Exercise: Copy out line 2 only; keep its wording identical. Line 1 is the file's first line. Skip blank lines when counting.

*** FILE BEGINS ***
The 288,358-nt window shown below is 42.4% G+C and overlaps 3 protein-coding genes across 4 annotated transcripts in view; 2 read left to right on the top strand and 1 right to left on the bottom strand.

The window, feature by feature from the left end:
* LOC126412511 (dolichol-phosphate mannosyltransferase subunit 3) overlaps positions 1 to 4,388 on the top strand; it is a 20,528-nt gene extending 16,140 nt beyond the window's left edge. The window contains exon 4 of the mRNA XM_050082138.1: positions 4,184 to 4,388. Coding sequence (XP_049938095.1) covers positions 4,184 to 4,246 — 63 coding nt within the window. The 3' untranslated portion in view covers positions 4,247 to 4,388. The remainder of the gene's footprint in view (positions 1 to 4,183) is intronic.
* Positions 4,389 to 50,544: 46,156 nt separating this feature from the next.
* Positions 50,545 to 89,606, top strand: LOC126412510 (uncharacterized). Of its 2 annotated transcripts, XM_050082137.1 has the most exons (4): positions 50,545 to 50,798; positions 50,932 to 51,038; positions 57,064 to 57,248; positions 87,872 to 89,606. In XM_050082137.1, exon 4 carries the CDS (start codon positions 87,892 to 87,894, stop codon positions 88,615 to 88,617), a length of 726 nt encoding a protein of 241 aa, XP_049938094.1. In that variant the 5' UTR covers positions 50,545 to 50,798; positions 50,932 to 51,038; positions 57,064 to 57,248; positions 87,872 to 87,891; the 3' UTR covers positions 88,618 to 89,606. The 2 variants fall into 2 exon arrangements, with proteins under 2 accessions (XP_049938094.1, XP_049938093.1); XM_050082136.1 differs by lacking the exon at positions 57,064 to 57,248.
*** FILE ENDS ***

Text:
The window, feature by feature from the left end: